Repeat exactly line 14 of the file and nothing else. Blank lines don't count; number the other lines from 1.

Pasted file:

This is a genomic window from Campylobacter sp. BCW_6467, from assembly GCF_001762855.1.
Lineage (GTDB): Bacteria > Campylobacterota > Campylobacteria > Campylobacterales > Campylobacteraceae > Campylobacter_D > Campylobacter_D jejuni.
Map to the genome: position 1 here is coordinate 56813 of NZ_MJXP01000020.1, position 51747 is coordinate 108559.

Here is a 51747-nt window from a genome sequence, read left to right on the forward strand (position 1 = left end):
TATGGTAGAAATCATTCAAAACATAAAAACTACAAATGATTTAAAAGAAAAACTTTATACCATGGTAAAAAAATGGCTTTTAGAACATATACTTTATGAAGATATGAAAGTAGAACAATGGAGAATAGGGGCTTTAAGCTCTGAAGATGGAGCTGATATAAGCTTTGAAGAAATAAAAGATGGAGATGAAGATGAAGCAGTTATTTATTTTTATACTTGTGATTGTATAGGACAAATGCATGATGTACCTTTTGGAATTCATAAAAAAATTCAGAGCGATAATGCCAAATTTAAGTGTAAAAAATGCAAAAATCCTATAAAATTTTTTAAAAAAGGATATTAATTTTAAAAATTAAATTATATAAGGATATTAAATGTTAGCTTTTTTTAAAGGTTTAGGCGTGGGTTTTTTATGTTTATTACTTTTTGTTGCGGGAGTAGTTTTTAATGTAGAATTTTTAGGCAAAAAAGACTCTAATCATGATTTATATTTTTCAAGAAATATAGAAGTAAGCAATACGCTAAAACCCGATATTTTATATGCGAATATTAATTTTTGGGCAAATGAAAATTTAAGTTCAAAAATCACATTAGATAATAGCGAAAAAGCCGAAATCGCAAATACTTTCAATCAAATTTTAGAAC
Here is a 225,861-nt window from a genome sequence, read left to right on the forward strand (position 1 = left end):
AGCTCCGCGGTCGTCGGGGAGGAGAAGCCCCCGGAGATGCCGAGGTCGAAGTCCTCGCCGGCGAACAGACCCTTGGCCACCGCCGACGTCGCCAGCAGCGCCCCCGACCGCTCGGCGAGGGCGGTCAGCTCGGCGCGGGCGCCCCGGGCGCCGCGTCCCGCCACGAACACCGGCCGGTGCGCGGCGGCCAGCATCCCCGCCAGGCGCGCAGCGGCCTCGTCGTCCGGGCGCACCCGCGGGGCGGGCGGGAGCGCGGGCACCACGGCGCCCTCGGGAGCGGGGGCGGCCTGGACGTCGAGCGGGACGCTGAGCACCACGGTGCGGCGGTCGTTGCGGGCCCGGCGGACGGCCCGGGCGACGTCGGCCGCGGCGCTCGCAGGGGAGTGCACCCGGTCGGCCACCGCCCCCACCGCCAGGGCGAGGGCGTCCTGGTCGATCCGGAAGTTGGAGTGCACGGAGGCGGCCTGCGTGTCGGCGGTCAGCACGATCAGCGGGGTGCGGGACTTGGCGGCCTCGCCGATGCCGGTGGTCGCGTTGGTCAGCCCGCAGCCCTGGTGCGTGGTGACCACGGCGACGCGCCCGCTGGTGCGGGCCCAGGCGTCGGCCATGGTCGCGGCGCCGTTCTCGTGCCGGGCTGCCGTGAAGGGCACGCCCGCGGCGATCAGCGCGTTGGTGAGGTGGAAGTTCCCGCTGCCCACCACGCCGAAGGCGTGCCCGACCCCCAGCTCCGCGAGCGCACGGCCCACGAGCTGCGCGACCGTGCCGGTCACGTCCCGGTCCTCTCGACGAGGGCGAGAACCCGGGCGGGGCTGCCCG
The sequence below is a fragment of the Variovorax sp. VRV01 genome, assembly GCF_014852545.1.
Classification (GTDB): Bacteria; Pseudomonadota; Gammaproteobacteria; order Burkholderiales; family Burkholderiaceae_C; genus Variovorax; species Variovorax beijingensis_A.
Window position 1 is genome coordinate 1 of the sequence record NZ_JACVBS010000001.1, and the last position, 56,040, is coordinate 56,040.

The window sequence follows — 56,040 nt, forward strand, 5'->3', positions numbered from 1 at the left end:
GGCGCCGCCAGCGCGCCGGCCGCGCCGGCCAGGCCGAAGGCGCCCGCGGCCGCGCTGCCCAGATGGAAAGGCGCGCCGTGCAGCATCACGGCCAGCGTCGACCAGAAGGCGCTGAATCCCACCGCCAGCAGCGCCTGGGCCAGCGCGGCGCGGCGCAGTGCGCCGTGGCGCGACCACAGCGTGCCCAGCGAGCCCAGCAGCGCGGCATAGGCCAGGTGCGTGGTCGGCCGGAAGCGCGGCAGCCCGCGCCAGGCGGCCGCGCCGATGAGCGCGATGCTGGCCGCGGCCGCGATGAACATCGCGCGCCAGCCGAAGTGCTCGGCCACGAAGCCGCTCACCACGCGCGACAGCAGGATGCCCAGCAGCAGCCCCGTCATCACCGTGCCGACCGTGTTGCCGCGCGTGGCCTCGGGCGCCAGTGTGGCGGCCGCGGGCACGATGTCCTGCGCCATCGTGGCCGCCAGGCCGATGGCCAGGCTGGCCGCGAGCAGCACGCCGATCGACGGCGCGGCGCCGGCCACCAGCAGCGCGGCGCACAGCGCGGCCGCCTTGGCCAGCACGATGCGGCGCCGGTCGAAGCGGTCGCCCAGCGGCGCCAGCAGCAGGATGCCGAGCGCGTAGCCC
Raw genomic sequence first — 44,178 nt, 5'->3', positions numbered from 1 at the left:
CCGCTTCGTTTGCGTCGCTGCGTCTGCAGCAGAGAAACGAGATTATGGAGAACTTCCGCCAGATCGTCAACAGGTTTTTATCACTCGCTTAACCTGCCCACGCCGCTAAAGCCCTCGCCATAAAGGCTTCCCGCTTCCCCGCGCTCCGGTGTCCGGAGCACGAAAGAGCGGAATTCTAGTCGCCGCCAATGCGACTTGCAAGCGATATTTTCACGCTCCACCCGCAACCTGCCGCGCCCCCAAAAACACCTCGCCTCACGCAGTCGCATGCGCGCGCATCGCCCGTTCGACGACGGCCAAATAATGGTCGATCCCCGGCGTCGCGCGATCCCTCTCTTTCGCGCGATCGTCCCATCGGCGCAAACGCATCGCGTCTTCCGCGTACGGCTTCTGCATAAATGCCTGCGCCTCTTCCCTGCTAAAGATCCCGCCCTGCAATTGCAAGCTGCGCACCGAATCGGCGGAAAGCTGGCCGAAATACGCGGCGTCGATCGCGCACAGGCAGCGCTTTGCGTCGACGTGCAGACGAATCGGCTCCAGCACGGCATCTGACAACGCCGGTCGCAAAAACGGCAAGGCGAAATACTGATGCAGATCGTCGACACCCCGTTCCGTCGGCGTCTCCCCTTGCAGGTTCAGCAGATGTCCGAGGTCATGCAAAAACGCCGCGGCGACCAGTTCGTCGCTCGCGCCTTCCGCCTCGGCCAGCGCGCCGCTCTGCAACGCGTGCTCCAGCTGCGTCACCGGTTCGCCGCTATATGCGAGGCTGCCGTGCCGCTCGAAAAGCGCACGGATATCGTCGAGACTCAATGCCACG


CCGCTTCGTTTGCGTCGCTGCGTCTGCAGCAGAGAAACGAGATTATGGAGAACTTCCGCCAGATCGTCAACAGGTTTTTATCACTCGCTTAACCTGCCCACGCCGCTAAAGCCCTCGCCATAAAGGCTTCCCGCTTCCCCGCGCTCCGGTGTCCGGAGCACGAAAGAGCGGAATTCTAGTCGCCGCCAATGCGACTTGCAAGCGATATTTTCACGCTCCACCCGCAACCTGCCGCGCCCCCAAAAACACCTCGCCTCACGCAGTCGCATGCGCGCGCATCGCCCGTTCGACGACGGCCAAATAATGGTCGATCCCCGGCGTCGCGCGATCCCTCTCTTTCGCGCGATCGTCCCATCGGCGCAAACGCATCGCGTCTTCCGCGTACGGCTTCTGCATAAATGCCTGCGCCTCTTCCCTGCTAAAGATCCCGCCCTGCAATTGCAAGCTGCGCACCGAATCGGCGGAAAGCTGGCCGAAATACGCGGCGTCGATCGCGCACAGGCAGCGCTTTGCGTCGACGTGCAGACGAATCGGCTCCAGCACGGCATCTGACAACGCCGGTCGCAAAAACGGCAAGGCGAAATACTGATGCAGATCGTCGACACCCCGTTCCGTCGGCGTCTCCCCTTGCAGGTTCAGCAGATGTCCGAGGTCATGCAAAAACGCCGCGGCGACCAGTTCGTCGCTCGCGCCTTCCGCCTCGGCCAGCGCGCCGCTCTGCAACGCGTGCTCCAGCTGCGTCACCGGTTCGCCGCTATATGCGAGGCTGCCGTGCCGCTCGAAAAGCGCACGGATATCGTCGAGACTCAATGCCACG